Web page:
“Kill Switch” author Adam Jentleson interviewed by Clay Cane on the Clay Cane Show on SiriusXM Urban View Radio. “Kill Switch” describes how Republicans have rendered the government neutered using the filibuster. This video is from January but is still very relevant. 22 minutes:
Day in and day out we hear the media droning on and on about Democrats being unable to pass legislation that would restore voting rights to those who will be be losing their ability to vote due to extremely strict voting laws passed in states with Republican majorities in their legislatures and a republican governor.
Even more than that we hear daily that Democrats can’t pass a much needed stimulus package that would help clean up some huge festering problems of aging infrastructure and begin projects that will take on climate change. Yet according to the media, the only real problem is two recalcitrant Democratic senators who are stopping these legislative initiatives.
No one mentions the elephant in the room: not one Republican senator is willing to stand up to Mitch McConnell or even more cowardly, Donald Trump and vote for the good of the country. Republicans have 50 members of the senate. Where is that one Republican senator who has any courage that will say “the country needs these reforms. I can back them.”
The infrastructure bill is favored by a vast majority of Americans and a majority of businesses who have a chance to make some great profit on these programs. Yet a few old men stand in the way because of the ancient rules of the senate that makes a minority more powerful than a majority.
Three questions for the media about the infrastructure bill and the voting rights bill.
First – why when stories about these bills are presented we only hear about Senators Manchin and Sinema and their dissent from toeing the party line? How come not one media outlet mentions that 50 Republican senators act as brick wall stopping progress? Why aren’t the names Grassley, Ernst, Sasse and Fischer from Nebraska, Rounds and Thune from South Dakota, and Hoeven and Cramer from North Dakota even brought up as senators who are stopping much needed stimulus?
Why are these senators who represent such a small portion of America’s population so powerful, yet given a pass when the discussion of moving this country forward is brought up?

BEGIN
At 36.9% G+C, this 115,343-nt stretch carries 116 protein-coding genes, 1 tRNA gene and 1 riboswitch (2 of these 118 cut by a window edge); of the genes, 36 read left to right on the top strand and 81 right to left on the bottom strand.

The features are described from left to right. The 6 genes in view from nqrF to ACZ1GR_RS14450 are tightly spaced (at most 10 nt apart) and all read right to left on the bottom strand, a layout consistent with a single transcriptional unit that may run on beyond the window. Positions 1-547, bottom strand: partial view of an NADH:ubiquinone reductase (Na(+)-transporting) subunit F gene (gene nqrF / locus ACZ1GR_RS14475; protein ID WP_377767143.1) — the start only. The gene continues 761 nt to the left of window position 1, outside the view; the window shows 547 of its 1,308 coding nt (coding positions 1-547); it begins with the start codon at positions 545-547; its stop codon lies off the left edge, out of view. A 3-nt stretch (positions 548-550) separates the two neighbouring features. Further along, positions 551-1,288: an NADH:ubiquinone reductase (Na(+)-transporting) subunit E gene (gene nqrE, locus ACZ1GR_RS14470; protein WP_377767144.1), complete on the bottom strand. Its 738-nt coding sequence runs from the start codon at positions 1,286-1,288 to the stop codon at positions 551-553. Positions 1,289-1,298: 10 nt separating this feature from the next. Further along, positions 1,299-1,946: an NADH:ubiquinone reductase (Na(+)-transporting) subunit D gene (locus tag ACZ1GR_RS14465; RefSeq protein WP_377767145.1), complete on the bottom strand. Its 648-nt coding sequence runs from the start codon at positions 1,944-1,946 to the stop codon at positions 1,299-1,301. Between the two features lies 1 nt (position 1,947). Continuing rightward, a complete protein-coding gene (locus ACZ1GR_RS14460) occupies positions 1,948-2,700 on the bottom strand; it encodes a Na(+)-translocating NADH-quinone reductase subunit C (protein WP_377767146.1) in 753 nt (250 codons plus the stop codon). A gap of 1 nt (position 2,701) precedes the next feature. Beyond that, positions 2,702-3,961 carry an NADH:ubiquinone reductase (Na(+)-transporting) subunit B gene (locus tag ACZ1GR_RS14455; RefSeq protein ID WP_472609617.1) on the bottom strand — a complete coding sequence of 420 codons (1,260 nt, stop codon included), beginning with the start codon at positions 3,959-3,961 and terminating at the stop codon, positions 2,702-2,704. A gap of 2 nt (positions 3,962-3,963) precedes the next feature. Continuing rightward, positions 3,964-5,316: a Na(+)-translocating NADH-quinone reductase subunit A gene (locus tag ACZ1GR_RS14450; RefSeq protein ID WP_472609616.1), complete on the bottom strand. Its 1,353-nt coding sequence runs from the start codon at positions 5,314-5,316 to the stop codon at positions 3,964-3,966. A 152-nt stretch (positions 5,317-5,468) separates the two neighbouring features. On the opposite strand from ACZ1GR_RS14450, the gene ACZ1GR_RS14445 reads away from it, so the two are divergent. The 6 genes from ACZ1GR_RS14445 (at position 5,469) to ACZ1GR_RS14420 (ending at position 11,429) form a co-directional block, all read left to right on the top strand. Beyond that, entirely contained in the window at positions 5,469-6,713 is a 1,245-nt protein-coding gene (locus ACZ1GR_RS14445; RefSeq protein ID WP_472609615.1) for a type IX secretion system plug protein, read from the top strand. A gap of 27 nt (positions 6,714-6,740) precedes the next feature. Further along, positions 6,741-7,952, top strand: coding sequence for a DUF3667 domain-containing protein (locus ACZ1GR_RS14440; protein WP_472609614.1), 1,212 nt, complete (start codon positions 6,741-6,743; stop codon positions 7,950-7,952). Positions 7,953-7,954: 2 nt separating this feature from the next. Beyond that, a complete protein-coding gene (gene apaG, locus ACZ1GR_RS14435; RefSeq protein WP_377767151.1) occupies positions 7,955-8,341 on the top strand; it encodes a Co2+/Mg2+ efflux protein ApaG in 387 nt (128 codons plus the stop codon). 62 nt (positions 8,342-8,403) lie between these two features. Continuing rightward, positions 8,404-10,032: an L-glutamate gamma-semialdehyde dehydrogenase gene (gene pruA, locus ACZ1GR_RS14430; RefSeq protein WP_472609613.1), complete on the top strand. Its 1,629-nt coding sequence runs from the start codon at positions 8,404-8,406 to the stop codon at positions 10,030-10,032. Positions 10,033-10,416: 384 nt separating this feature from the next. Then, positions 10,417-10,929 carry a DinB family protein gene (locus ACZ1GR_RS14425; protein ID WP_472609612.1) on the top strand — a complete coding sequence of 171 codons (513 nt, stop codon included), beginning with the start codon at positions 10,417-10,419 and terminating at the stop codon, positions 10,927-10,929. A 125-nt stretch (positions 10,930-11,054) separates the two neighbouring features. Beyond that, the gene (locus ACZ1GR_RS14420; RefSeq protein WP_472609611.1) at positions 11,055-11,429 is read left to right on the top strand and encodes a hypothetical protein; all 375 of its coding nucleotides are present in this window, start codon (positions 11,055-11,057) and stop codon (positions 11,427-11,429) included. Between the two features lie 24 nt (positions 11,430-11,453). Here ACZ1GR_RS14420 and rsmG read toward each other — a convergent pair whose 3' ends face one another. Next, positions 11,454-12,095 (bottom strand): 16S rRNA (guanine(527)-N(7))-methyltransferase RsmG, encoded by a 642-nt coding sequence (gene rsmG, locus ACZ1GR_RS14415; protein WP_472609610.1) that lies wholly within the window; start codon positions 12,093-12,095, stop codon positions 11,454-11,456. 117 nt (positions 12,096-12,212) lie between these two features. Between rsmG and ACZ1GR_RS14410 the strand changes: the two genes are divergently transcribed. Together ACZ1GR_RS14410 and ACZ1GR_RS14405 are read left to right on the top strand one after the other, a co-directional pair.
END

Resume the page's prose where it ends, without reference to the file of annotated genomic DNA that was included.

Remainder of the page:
Second – why is the price tag for especially the infrastructure bill put out as a big scary number that covers ten years? Why not use the much more realistic and comprehensible annual cost of $350 billion per year? More voters would understand that number. As federal expenditures go, it is big but pales in comparison to a pentagon budget of just under a trillion bucks a year. And that trillion doesn’t even pay for the forever wars we seem to be in.
By comparing the annual cost of the stimulus to other federal expenditures people could more easily see that it is not all that expensive. When the effect on jobs and commerce is estimated, we would see that the stimulus would grow the economy and that effect would most likely create the revenue that will pay for itself. Can’t say that about military budgets or tax cuts for the wealthy that are a drain on our society.
Third – why do you insist on conflating Republicans refusal to raise the debt ceiling that has nothing to do with new spending, with the proposed infrastructure bill? The only place these two are related is in confuse Republican senatorial brains and news programs. Wouldn’t it be much better to tell the truth and inform the public?
Lazy media parroting Republican talking points is a bad mix in a country where the press was giving special privileges so they could act as a overseer of government. Mixing media and government is a recipe for authoritarian government.
Republicans have turned their role in government into that of a parliamentary party that votes and acts as one person. The most recent example that we saw of this was Republicans in the US House voting NOT to uphold the subpoena against Steve Bannon. Those voting not to uphold the subpoena included Iowans Miller-Meeks, Hinson and Feenstra.
They purposely voted to make their own House much less powerful and also unable to act even in times of an attack on the government. Geez, I am glad they weren’t in Congress when Pearl Harbor was attacked. They would have blamed Roosevelt and voted to let the Japanese go without a response.
America’s government was not designed to be a parliament. Nor was it designed for minority to hold the will of the majority hostage. Practices in the Senate that grew up in the slavery days continue to be used to stop “the will of the people.” It is way past time to end these practices and make the senate beholden to the majority.